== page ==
by Kevin S. Baldwin
It had been a perfect Fall day: Clear, crisp, and sunny. Then there was one of those moments (like Kennedy's assassination or 9/11) where you never forget what you were doing. A student had asked me a question that I did not have the answer to, but knew where to find, and I was pulling a book off the shelf in my office, when the phone rang.
“Hi, you don't know me, but your wife asked me to call you: She has been in a bad accident outside of town. There were four people in the van. Paramedics will call you in a few minutes.”
From his tone, I knew this wasn't a prank, so I waited. My mined raced: Had my wife picked up all three kids after school and headed out of town? The paramedics called and told me to go the local hospital, which I did. A few minutes later an ambulance pulled up and a friend of my wife (covered in blood and screaming in pain) and her daughter were carried in on body boards. Oh, that's right, they had talked about going shopping together. Thankfully, my older two kids were not involved, but where were my wife and four-and-a-half month old son? They had been life-flighted to a major hospital an hour away. I got in the car and drove.
When I arrived at the hospital, a helicopter was on the pad and a receptionist instructed me to wait for a minister in a room down the hall. Fearing the worst, my jaw dropped and my face fell. “Oh, don't worry, we do that for all the life-flight families,” she assured me. After a few minutes, the clergyman came in and took me to the ER, where a team was huddled around my wife. She was conscious, but clearly shaken-up. We both have pretty dark senses' of humor so I said “If you wanted a new minivan you could've just asked.” She looked back with total incomprehension, at which point I realized the severity of her concussion.
As she was turning into a driveway (to drop off the friend and daughter at their house), they were struck from behind by a large, loaded flat-bed wrecker. According to the guy who had first called me, the van flipped head-over-tail three times before coming to rest on its side in a ditch by the road.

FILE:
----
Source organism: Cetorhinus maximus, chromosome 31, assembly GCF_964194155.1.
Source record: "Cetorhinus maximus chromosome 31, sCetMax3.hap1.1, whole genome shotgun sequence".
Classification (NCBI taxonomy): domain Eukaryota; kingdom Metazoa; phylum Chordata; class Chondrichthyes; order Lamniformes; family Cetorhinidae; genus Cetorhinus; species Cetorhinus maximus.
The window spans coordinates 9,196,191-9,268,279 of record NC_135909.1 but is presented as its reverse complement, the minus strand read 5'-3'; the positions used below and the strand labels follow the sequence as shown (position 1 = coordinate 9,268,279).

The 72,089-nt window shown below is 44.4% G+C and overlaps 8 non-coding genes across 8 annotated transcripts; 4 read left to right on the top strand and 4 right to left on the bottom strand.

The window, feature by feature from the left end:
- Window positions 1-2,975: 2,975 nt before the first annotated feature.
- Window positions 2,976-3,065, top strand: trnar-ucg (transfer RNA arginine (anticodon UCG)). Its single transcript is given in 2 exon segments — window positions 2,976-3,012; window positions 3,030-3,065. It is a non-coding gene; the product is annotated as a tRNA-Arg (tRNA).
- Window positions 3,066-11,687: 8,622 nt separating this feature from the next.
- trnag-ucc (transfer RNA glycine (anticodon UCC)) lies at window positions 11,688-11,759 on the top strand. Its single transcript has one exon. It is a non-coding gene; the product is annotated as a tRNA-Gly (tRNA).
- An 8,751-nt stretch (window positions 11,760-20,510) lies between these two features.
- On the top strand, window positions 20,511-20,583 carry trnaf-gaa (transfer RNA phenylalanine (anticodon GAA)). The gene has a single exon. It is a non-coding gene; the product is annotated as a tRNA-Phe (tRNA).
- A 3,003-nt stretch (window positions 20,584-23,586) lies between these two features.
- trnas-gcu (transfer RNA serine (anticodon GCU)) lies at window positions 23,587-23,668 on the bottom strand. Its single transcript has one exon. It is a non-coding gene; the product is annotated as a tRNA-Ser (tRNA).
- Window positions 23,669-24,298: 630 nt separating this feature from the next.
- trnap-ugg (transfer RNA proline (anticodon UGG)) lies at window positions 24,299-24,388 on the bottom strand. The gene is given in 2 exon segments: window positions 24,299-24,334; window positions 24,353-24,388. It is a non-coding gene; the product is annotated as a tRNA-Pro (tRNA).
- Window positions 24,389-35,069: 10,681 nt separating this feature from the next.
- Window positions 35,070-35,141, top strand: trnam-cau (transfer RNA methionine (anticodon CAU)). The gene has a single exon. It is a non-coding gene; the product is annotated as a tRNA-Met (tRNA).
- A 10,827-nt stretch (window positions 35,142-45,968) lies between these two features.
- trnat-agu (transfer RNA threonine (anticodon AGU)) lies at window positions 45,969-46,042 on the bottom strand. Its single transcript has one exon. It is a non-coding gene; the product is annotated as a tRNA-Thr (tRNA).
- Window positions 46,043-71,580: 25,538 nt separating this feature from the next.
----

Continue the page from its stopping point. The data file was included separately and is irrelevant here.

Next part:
The minister asked if I wanted to accompany my son to his CT scan. Up in radiology, they strapped him onto a table. His eyes were as big as saucers as the X-ray source and detectors began circling around the table. There were bruises on his head.
The impact had crushed the rear of the van and flattened the front seats into the full reclining position. The passenger seat had struck my son's pumpkin seat with enough force to break the handle and deform the base, causing him to be ejected from it. My wife had found him on the floor boards. As a result of the head trauma, both of them began vomiting before the emergency personnel arrived.
The little girl suffered a fractured cervical vertebra. A bit more speed and it could have damaged or severed her spinal cord, but she otherwise fared well perhaps because she was in the van's built-in childrens' seat. Her mom's right clavicle was broken and her pelvis was fractured on both sides. Between the head injury and the internal bleeding, she needed 7 units of blood. At one point, she stopped breathing and had to be intubated. Luckily, she made a full recovery.
Interpretation of the CT scan indicated my son had a bilateral subdural hematoma, meaning his brain was bleeding on both sides. Fortunately it stopped bleeding after a few hours. The next concern was pain and brain swelling, so he was given morphine and dexamethasone (a steroid) to manage each respectively. The first night, I stayed in the room with him and placed my t-shirt next to him so he would have something familiar in his new surroundings. He seemed to get better, and after a few days we went home.
My wife insisted on being released so she could be with our son. The ER team had been so focused on head injuries they had missed her broken left clavicle, which was diagnosed a few days later (note that this is certainly preferable to the reverse!). We were told that 85% of the time clavicles heal on their own. After 2 months, it had not healed, so surgery had to be done. Two plates and eight screws later, it was a single bone again. Interestingly, my wife's friend had to have the same surgery.
After a few days at home my son began vomiting again. They suspected that his brain was still swelling and resumed the “dex” drip. He continued to vomit and began to lose function as the brain swelling within the confines of the skull began to crush its own neurons. He was becoming more withdrawn and limp by the hour. They gave him a spinal tap and the cerebrospinal fluid dripped out surprising rapidly through a tiny needle. The pressure must have been quite high and I can't even imagine what the headache was like. Within minutes my little boy began behaving like his old self. It was one of the most astonishing transformations I've ever witnessed: “That's why we tap 'em!” exclaimed the pediatric neurologist triumphantly.